David Cameron’s decision to rule out a third term as Prime Minister will help his party’s candidates battling against strong Ukip threats, it was claimed by Tory MPs this afternoon.
Trust in Mr Cameron is a major reason why so many voters have switched to Nigel Farage’s party, one Tory backbencher said, adding that his decision to announce he has no plans to remain as leader beyond 2020 could even persuade many Ukip voters back to the fold.
“There’s an issue with credibility,” one Tory MP said of Mr Cameron. “Hearts don’t vote for him but the head goes for the Tories.”
The party will now be able to pick up more votes from “those people who don’t like David Cameron” and whose hearts are gunning for the likes of Boris Johnson, the MP added.
The Prime Minister is likely to be forced to step aside earlier than 2020 however, in order to give his successor time to prove himself to voters before the 2020 general election.
He has also run the risk of distracting a potential second premiership by name-checking Boris Johnson, Theresa May and George Osborne.
Labour has pounced on Mr Cameron’s remarks, which were made in a BBC interview yesterday.
“He’s gone from a chicken to a lame duck within a week,” says a senior labour source, referring to Mr Cameron’s refusal to take part in a head-to-head TV debate with Ed Miliband and the authority he has apparently now lost due to voters not knowing who will be Prime Minister if the Tories win the election.
But a poll found two in three people thought it was right of Mr Cameron to declare he will not serve a third term as Prime Minister.
The survey by market research firm Usurv found Boris Johnson to be the clear favourite to replace him as leader of the Tories.
Today Mr Cameron attempted to downplay the comments, insisting he was simply giving a "straight answer to a straight question".
“I think people will understand that a full second term, a full five years, is a very reasonable, sensible thing to say,” he added.
But he raised eyebrows by talking about his political “epitaph”.
"I've got to be honest with you," he told pensioners at an Age UK event. "I don't want my political epitaph to be that I balanced the books and cleared up the mess I inherited.
"I am here today because I want a different kind of Britain - a country with the right values, a country where reward follows effort, where you get out when you put in."
The 9 worst car crash interviews in recent politics
The 9 worst car crash interviews in recent politics
1/6 Chloe Smith on Newsnight
George Osborne was enjoying a good day as he scrapped a planned 3p rise in fuel duty in June, 2012. But then someone had the bright idea of putting Chloe Smith, a junior Treasury minister and then something of a rising star for the Tories, on Newsnight. But she was unable to convincingly answer a single question posed to her by Jeremy Paxman, even the ultimate killer blow: “Do you ever think you’re incompetent?”
2/6 Boris Johnson on Andrew Marr
Eddie Mair, standing in for Mr Marr during his stroke recovery, might have been seen as something of a soft touch in March 2013 before he destroyed the London Mayor on the BBC’s flagship Sunday current affairs show. Mair presented a series of anecdotes about the harsher side to the fluffy-seeming Mr Johnson’s rise to power and concluded: “You’re a nasty piece of work, aren’t you?” Boris didn’t quite seem to know how to respond.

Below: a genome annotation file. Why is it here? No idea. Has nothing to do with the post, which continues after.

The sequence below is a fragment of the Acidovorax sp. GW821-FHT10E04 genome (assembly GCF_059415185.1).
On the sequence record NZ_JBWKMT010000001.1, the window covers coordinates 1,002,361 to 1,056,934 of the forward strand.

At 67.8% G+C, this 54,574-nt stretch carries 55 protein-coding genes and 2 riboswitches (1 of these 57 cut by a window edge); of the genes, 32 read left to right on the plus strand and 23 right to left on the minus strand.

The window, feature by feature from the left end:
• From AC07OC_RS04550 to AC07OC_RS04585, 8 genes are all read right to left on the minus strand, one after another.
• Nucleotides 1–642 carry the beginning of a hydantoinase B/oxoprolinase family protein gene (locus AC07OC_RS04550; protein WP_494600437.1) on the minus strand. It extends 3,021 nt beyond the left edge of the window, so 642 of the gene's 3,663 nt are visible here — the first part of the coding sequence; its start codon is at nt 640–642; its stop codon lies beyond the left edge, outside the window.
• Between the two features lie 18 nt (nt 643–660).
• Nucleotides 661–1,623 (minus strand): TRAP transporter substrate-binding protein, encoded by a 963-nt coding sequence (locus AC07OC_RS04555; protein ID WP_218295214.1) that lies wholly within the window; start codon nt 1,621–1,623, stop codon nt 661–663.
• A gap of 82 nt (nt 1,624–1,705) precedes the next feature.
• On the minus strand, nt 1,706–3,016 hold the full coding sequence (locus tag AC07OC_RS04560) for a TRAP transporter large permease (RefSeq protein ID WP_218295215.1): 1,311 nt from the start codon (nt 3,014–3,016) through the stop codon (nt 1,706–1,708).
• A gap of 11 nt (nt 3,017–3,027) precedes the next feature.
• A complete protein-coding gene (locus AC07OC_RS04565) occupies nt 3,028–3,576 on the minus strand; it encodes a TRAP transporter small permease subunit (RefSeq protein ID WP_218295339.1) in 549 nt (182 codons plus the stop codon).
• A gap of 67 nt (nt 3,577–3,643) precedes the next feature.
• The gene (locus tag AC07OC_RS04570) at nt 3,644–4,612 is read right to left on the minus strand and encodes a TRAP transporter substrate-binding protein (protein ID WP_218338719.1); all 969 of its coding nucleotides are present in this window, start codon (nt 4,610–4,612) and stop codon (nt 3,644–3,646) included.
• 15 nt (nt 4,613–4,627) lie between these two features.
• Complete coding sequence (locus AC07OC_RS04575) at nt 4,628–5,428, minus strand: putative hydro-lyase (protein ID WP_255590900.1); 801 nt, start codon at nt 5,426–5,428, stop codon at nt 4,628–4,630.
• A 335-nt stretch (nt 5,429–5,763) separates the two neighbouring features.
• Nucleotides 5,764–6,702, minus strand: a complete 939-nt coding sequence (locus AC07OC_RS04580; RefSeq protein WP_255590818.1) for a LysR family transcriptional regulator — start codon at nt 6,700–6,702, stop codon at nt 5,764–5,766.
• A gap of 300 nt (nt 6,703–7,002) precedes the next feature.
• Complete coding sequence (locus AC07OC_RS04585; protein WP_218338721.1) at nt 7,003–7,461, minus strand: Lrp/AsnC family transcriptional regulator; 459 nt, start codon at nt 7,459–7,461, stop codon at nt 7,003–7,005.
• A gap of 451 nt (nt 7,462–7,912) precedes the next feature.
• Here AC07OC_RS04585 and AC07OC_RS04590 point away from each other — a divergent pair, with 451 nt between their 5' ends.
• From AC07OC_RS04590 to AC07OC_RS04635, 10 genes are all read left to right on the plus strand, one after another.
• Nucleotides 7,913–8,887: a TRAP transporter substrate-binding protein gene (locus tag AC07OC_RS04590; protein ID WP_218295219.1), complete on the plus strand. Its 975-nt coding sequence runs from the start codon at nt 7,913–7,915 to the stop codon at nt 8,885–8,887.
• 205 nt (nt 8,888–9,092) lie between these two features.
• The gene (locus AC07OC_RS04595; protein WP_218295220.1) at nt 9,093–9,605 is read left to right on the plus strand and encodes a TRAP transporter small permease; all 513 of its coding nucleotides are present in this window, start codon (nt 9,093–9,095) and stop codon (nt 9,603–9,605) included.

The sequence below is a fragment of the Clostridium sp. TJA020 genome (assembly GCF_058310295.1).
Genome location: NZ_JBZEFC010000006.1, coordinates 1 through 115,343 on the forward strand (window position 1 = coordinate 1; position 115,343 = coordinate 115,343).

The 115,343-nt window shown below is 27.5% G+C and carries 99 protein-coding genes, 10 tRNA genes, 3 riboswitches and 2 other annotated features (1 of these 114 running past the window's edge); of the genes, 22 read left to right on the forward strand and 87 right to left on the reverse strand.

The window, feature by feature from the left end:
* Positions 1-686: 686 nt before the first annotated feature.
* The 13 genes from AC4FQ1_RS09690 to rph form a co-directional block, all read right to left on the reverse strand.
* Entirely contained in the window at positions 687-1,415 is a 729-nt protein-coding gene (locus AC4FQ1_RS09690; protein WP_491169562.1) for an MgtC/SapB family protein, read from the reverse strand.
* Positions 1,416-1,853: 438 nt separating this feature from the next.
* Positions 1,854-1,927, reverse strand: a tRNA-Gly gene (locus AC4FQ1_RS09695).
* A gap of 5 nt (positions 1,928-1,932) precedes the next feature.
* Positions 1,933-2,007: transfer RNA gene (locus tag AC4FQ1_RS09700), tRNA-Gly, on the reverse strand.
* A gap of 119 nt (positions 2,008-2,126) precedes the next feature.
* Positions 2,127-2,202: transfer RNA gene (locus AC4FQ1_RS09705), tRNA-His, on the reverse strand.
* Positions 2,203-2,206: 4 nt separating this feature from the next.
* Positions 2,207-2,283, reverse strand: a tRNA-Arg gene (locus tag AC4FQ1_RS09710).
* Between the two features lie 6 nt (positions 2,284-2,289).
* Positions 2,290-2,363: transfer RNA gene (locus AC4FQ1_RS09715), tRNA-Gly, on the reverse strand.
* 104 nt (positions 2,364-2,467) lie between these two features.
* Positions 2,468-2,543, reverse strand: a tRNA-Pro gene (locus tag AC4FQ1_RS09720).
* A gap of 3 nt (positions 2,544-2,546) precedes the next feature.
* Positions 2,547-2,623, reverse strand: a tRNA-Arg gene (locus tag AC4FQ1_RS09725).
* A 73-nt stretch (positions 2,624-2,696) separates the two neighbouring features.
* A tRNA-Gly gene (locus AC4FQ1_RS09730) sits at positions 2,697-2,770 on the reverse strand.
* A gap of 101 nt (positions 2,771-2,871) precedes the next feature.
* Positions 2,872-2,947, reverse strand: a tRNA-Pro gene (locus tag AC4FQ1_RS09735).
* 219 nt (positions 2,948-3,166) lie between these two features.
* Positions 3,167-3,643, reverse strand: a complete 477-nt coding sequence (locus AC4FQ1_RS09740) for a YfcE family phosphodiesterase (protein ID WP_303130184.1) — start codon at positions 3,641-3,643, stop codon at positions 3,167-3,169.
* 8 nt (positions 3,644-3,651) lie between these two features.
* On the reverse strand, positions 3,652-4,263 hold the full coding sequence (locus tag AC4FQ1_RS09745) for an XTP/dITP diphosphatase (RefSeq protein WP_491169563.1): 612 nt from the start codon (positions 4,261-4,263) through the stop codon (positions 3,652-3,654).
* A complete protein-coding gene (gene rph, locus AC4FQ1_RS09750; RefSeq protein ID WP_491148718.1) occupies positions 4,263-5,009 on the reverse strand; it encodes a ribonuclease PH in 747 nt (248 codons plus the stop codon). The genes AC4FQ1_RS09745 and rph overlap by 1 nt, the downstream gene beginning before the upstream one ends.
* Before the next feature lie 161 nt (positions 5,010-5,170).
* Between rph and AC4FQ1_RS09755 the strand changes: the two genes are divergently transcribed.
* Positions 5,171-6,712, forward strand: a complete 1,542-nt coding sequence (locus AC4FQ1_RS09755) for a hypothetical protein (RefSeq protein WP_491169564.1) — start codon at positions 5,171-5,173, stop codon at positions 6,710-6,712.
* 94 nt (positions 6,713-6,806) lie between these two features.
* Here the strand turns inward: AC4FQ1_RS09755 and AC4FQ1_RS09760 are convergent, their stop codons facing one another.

3/6 Ed Miliband on Good Morning Britain
Labour’s leader faced some slightly inevitable accusations of being “out of touch with reality” from ITV’s Susannah Reid after she surprised him with a “how much does X cost question”. This time it was during an interview on how much he knew about his much-vaunted “cost of living crisis” – and Mr Miliband underestimated the average household grocery bill per week by about a third. He admitted he was wrong – but later tried to wriggle out of the situation by claiming he was only referring to “basic groceries” not his “overall shopping bill”.
4/6 Rachel Reeves on Daily Politics
The shadow Work and Pensions Secretary got very mixed up on whether Labour were promising “a freeze or a cap” – when energy prices actually stopped rising and fell. Refusing to accept that her party had enacted a u-turn on policy, she said: “It wasn’t us who changed – it’s the world that changed.” She later couldn’t give any examples of retail prices being successfully fixed by governments – stumping for “the minimum wage – the price of labour”.
5/6 David Cameron on Gay Times
Grilled on his MEPs’ voting records on gay rights in the European Parliament, a pre-prime ministerial Mr Cameron suggested they could vote any way they liked. But he also said the right not to suffer discrimination based on sexuality was a fundamental human right – meaning it should not be subject to an open vote. The former PR man got so flustered he had to ask for the cameras to be turned off because he was getting “distracted”.
6/6 Nigel Farage on LBC
Nigel Farage’s image as a plain-speaking, not-like-that-lot-in-Westminster politician suffered one of a number of dents in May 2014, when a tense 22-minute confrontation with LBC’s James O’Brien had to be cut short by his spin doctor. Patrick O’Flynn – who is now an MEP for Ukip – had to step in when Mr Farage was repeatedly questioned on his views on race and why he would be uncomfortable if a group of Romanian nationals moved in next door to him.
Earlier today there was a rush to shore up Mr Cameron’s position, with Defence Secretary Michael Fallon insisting he answered the question “in an absolutely straight way”.
“Ten years as Prime Minister is probably enough for anybody,” Mr Fallon added. Government chief whip Michael Gove said Mr Cameron had made a statement of the obvious.
Boris Johnson said what the Prime Minister had said was “entirely banal and obvious”.Reuse content